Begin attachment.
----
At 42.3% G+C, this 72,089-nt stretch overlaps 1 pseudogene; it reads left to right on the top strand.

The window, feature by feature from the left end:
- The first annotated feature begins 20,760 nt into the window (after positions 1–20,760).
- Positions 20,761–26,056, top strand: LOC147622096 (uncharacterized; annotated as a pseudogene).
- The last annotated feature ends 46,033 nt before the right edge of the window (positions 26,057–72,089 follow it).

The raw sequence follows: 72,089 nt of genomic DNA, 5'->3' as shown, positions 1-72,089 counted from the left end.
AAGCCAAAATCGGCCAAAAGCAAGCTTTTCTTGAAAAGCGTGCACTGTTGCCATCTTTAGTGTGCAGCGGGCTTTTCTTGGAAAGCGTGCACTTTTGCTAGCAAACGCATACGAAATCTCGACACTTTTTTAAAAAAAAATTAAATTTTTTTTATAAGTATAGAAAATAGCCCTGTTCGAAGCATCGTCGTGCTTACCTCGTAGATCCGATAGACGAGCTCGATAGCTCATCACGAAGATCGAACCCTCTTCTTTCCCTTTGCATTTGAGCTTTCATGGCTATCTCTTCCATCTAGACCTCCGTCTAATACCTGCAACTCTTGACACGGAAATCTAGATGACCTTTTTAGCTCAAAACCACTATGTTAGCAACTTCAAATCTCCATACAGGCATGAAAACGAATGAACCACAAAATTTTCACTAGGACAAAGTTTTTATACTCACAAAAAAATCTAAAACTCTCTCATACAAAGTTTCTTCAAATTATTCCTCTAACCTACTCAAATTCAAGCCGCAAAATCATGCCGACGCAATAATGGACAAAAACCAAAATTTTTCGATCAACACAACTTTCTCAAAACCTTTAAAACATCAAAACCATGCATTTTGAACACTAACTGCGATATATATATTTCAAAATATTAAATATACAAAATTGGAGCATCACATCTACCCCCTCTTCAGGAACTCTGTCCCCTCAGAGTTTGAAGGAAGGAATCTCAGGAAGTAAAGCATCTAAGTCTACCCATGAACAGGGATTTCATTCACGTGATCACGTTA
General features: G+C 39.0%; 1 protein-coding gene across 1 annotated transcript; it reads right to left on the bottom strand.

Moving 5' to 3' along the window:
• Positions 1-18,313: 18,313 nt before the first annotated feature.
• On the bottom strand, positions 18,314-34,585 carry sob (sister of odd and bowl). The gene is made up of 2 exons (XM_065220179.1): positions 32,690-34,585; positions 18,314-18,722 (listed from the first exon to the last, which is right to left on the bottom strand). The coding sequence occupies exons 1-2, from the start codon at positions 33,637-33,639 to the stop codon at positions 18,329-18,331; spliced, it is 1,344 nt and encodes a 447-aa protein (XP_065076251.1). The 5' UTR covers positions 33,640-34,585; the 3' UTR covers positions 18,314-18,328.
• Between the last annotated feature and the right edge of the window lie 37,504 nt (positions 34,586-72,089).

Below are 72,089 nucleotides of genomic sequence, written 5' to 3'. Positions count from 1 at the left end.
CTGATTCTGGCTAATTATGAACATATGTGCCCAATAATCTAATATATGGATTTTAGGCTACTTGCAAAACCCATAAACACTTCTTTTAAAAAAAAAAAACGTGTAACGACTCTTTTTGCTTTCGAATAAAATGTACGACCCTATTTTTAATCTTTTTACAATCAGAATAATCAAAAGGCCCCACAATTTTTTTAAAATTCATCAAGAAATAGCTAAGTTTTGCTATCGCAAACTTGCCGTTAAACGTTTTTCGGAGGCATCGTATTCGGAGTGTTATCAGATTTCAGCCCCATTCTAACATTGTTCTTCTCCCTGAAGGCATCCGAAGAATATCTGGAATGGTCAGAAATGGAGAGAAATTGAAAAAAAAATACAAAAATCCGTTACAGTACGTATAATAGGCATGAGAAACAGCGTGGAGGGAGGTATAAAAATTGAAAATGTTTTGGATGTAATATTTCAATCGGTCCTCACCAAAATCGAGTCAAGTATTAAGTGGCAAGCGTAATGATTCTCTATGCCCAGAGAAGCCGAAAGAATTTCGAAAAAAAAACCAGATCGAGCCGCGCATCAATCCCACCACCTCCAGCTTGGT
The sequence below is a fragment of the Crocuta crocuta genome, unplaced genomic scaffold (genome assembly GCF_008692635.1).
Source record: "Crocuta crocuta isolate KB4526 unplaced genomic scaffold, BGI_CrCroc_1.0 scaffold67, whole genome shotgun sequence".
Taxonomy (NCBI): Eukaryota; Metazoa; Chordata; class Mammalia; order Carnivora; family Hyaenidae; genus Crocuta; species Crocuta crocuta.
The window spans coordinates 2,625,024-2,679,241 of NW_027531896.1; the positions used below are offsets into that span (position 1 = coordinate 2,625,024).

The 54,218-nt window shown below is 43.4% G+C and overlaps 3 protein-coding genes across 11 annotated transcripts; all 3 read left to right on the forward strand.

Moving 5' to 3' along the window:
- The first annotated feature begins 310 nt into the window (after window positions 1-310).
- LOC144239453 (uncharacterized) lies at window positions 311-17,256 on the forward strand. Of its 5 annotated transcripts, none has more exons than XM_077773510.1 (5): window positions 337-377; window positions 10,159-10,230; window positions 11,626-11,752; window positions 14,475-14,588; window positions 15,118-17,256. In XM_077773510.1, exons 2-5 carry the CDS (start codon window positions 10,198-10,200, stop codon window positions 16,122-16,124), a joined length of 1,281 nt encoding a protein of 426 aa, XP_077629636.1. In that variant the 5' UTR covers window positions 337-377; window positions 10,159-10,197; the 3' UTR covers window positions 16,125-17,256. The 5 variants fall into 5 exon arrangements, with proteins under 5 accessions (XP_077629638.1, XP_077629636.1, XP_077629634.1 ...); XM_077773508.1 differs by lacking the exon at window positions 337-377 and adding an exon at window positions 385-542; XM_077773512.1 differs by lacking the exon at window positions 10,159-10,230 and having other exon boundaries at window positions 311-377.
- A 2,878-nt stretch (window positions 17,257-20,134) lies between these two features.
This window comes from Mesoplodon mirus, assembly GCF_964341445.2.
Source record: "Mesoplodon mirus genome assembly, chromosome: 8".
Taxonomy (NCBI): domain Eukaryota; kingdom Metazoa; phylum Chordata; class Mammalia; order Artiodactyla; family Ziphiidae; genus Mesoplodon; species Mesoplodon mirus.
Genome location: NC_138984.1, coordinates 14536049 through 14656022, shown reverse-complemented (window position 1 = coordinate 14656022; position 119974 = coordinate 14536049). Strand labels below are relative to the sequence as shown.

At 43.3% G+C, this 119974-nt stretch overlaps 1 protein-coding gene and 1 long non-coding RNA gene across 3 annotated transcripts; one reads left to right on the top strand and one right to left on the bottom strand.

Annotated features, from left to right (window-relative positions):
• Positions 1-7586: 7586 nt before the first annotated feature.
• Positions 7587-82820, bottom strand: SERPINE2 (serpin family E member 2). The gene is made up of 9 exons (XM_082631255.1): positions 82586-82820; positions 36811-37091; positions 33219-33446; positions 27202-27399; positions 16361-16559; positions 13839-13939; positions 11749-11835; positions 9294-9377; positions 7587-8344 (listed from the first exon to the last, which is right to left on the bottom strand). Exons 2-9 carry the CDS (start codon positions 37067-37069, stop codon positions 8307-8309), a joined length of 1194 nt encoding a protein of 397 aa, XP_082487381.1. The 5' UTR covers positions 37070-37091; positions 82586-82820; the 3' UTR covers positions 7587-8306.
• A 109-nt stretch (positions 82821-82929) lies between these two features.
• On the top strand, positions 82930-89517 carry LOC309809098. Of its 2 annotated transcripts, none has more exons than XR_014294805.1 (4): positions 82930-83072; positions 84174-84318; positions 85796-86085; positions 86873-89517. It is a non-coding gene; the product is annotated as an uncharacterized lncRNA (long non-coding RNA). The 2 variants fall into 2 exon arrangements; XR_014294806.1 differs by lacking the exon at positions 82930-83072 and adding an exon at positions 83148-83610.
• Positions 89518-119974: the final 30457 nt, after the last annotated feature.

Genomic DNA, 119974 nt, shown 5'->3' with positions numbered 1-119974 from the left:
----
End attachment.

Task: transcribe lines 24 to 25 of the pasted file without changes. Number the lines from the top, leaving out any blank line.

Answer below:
This window comes from Mesoplodon mirus, assembly GCF_964341445.2.
Source record: "Mesoplodon mirus genome assembly, chromosome: 8".